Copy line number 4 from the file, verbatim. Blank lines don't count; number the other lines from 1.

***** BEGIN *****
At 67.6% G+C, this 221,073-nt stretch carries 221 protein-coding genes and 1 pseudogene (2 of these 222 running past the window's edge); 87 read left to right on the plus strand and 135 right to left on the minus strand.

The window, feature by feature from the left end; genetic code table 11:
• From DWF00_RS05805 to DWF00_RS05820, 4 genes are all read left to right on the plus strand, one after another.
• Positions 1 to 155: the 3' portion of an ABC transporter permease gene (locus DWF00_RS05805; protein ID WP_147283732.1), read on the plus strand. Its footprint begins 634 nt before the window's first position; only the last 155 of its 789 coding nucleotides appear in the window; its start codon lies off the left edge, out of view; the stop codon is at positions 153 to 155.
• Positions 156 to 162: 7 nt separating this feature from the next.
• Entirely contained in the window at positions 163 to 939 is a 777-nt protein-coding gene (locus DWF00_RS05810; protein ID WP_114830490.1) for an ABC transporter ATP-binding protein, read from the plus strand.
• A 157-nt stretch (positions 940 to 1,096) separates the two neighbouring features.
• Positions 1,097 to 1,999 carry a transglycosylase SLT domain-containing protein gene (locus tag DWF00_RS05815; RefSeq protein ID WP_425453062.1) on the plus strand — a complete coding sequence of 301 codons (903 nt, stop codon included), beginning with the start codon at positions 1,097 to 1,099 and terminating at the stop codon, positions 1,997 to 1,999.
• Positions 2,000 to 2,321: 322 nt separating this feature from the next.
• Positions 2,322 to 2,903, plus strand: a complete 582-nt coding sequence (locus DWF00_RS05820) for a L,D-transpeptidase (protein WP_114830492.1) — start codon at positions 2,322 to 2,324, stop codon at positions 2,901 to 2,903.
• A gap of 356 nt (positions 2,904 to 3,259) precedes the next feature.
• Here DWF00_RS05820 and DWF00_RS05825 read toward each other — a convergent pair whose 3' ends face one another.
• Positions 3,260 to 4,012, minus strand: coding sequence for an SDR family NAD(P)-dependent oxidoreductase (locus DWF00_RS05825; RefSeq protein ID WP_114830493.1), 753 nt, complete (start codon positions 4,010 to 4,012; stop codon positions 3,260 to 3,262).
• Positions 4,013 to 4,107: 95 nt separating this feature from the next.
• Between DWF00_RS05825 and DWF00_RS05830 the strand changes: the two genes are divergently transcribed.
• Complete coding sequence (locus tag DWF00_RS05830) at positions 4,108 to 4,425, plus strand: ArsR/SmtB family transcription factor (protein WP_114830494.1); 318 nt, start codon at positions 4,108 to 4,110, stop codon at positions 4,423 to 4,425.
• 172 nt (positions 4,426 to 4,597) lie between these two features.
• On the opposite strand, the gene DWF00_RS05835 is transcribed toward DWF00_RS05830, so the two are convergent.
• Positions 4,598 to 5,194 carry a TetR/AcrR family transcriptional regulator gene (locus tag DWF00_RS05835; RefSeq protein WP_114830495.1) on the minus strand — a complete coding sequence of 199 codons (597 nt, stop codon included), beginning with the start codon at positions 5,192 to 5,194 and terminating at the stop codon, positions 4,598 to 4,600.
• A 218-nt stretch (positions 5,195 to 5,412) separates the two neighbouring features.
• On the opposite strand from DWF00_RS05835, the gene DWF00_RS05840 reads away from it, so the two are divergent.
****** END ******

• Positions 1 to 155: the 3' portion of an ABC transporter permease gene (locus DWF00_RS05805; protein ID WP_147283732.1), read on the plus strand. Its footprint begins 634 nt before the window's first position; only the last 155 of its 789 coding nucleotides appear in the window; its start codon lies off the left edge, out of view; the stop codon is at positions 153 to 155.